ESC Blog Editorial Team
So far, 205 people in total have been arrested under the Digital Security Act in the country this year alone. This includes 53 journalists, 8 students (including a ninth-grader), 20 politicians, 5 teachers, 2 folk artists, 2 RMG workers, a doctor and a cartoonist. Journalists and members of the civil society show growing concern over the unjust and abusive implementation of the act that limits the rights to exercise freedom of speech granted to the citizens by the constitution.
The Digital Security Act was introduced back in 2018 to reform the pre-existing ICT act (section 57) introduced in 2006 with the intention to limit freedom of speech in the country. The purpose of the new law as mentioned in its preamble is to “ensure digital security and prevent crimes committed on digital platforms”. Though it was promised by the lawmakers that section 57 of the ICT act would be repealed following the passage of the bill, controversial provisions of section 57 were included in four sections of the new law. Moreover, sections 8, 21, 25, 28, 29, 31, 32 and 43 pose to be even greater threats to free speech and journalistic freedoms, as can be seen from the sheer number of journalists arrested under the act.
The provisions under the mentioned sections mostly include hurting religious values, disrupting public order, dishing out defaming information and causing deterioration in law and order by publishing anything on a website or in electronic form. Most of their definitions are vague, and this loophole is being used to channel these provisions towards the interest of certain groups and individuals.
Section 43 allows the police to arrest an individual if they believe that an offence under the law has been or is being committed or there is a possibility of committing crimes or destroying evidence. This gives the police an arbitrary authority to arrest a journalist or any individual for that matter just based on a suspicion of a so-called crime being committed in the future. This, combined with the vague provisions introduced by the other sections brings journalism or any sort of expression of opinion under an authoritative regulation, completely disregarding the right to free speech. An act that is said to be fighting cybercrimes, cyber harassments and hate speech is deliberately being channelled against criticisms of the government and reactionary groups. Most of the arrests made in the last few months were based on the grounds of the criticisms of the mismanagement on the government’s part regarding the coronavirus situation. Criticisms were defined as rumours and anti-government propaganda, and hundreds of arrests were made on that basis.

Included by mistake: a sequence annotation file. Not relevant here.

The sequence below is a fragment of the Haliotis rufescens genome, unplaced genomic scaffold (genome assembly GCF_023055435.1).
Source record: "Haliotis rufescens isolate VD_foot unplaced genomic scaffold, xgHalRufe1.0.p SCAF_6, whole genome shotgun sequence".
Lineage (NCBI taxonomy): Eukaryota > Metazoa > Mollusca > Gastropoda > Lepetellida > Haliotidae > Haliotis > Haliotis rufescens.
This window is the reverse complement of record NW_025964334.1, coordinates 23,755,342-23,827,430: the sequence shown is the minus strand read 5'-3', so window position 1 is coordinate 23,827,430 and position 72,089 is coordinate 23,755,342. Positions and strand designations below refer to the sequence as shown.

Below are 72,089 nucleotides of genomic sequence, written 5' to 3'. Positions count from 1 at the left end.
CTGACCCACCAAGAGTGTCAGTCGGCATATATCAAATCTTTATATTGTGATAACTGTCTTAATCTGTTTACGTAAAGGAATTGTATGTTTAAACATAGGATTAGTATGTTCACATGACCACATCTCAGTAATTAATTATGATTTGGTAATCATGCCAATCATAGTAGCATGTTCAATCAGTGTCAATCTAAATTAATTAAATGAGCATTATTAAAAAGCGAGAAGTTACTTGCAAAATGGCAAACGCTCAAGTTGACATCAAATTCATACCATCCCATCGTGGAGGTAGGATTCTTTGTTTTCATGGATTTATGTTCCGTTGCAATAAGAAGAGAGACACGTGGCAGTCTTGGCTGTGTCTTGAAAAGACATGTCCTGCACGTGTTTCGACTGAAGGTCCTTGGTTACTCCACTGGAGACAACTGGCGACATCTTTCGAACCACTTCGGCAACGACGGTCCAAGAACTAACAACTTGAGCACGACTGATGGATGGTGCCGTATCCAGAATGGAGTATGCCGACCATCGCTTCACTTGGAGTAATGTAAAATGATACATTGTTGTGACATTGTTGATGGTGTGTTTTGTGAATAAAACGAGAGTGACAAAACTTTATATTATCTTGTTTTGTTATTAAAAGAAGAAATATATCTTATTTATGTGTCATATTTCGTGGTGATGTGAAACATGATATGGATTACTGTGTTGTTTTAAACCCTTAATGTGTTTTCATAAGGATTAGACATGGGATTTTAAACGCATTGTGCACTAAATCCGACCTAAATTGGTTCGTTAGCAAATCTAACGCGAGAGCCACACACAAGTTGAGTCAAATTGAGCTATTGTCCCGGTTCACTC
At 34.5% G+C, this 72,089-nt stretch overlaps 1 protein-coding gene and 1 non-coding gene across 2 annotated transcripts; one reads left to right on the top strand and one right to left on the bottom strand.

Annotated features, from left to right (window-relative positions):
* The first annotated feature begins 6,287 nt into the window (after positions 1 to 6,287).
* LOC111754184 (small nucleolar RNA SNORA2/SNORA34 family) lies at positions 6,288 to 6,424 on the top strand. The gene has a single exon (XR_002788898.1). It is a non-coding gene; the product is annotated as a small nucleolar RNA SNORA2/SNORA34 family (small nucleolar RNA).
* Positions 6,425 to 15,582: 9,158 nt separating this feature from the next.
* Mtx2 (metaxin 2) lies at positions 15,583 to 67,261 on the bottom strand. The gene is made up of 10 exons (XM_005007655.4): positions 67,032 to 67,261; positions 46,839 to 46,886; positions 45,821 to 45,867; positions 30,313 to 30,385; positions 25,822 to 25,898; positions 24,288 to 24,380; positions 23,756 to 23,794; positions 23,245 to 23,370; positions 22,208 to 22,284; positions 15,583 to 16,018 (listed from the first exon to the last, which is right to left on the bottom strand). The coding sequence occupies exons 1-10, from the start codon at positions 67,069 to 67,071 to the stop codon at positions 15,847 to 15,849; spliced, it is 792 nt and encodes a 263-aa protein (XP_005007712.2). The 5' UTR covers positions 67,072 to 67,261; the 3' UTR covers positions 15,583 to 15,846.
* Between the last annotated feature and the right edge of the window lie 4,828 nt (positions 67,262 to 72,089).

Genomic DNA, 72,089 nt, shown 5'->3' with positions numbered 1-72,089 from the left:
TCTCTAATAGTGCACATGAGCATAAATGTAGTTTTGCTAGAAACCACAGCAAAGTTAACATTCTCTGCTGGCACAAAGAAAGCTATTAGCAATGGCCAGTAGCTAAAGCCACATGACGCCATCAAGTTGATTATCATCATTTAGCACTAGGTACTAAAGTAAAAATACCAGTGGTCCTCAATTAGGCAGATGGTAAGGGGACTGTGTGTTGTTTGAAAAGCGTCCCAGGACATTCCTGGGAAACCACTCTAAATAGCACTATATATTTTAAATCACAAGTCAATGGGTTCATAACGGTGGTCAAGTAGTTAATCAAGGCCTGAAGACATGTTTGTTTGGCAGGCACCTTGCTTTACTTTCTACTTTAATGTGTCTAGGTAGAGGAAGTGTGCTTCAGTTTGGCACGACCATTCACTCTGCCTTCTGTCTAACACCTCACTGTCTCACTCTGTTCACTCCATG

What is most alarming is that out of the 20 or so provisions of the law that deal with offences and punishments, 14 are non-bailable. The lowest punishment is 1 year in prison and the highest life-term but mostly in the range of between 4 and 7 years. The implementation of this act is faster and somehow more effective.
This act is posing to be a threat against the right to exercise free speech bestowed upon the citizens of a democratic country. This not only restricts the expressions of opinions and journalistic freedom but also creates fear and intimidation to practice the democratic rights to practice freedom of speech and criticisms of the government and influential reactionary groups. Economics Study Center condemns the arrests based on vague and unjust accusations under the Digital Security Act and hopes that a democratic atmosphere is reinforced in the country where freedom of speech can be practised without fear or intimidation.
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